Counting and grouping log entries by arbitrary time spans with Powershell.

Sometimes it’s useful to see where in a time range an event log collects particular types of events.

I’ve seen several scripts that count events and group them by a time span (usually day or hour), but sometimes it would be nice to choose an arbitrary time span for grouping the counts.

This script takes input from get-eventlog, counts the events, and groups the counts by an arbitrary timespan that you specify. If you want counts per day, use a 1 day timespan. If you want every 2 hours, use a 2 hour timespan, etc.

It does not use group-object or measure-object, and it doesn’t do any datetime math inside the event process processing loop. All the timestamps are converted to ticks, and all calculations are done on the tick counts using simple math operations. This lets the script calculate what timespan group an event belongs in using math division and truncation – operations that are not possible using the Powershell operators on datatime object directly.

$Span = new-timespan -hours 1 -minutes 30
$StartString = '01/21/2012'
$LogName = 'Application'

$EventCount = @{}

$TimeBase = [DateTime]::MinValue
$StartTicks = ([datetime]$startString).Ticks
$SpanTicks = $Span.Ticks

$props = {
    @{
        Time=[datetime]$StartString + [TimeSpan]::FromTicks($SpanTicks * $_.Name)
        Events=$_.value
    }
}

           
Get-Eventlog -LogName $LogName -After $StartString |
 foreach {
    
    $Time_Slice = [int][math]::truncate(($_.TimeGenerated.Ticks - $StartTicks) / $SpanTicks)
      
    $EventCount[$Time_Slice]++
    }
 $EventCount.GetEnumerator() | sort Name |
  foreach {new-object psobject -property (&$props) | select Time,Events} |
  out-gridview


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3 responses to “Counting and grouping log entries by arbitrary time spans with Powershell.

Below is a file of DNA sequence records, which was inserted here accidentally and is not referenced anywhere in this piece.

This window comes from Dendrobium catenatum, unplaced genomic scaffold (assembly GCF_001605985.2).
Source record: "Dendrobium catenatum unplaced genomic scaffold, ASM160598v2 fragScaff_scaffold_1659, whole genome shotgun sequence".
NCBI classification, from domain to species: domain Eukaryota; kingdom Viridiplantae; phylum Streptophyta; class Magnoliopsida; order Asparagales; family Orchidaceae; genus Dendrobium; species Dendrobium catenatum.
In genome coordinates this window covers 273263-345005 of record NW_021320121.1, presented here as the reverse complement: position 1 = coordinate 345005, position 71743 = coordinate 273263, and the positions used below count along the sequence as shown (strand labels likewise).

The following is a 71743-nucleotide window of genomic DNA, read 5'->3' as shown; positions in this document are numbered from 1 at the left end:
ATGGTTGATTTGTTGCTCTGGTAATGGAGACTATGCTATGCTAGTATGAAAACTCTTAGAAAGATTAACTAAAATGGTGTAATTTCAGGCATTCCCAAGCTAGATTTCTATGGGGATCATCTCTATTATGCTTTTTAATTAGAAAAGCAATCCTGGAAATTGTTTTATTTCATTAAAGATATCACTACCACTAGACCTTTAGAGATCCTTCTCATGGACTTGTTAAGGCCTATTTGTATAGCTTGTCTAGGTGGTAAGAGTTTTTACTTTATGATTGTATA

1. Wonderful post. Very good technique. However I did not understand one thing. Appreciate if you could explain it. You are using Get-EventLog and then time-slicing it and counting it. The very next line where you are using $EventCount.GetEnumerator() – how does that get the data you collected in the previous line?
    Thanks,
    Girish.

  2. $EventCount is a hash table. The keys represent sequentially numbered timespans (of duration determined by $span). The Timestamp of the event is converted to ticks, then using the start time of get-eventlog as a baseline it calculates a timespan increment from baseline that event belongs in. The hash table key that represents that timespan increment then gets incremented. $EventCount.getenumerater() dumps the hash table after all the events are collected and the the events counted in the timespan increment they occurred in. (Whew, I hope that made sense.). The technique I’m using to create the hash table keys and update the counters is described here: https://mjolinor.wordpress.com/2012/01/29/powershell-hash-tables-as-accumulators/

  3. Awesome – thank you very much. Much appreciated.

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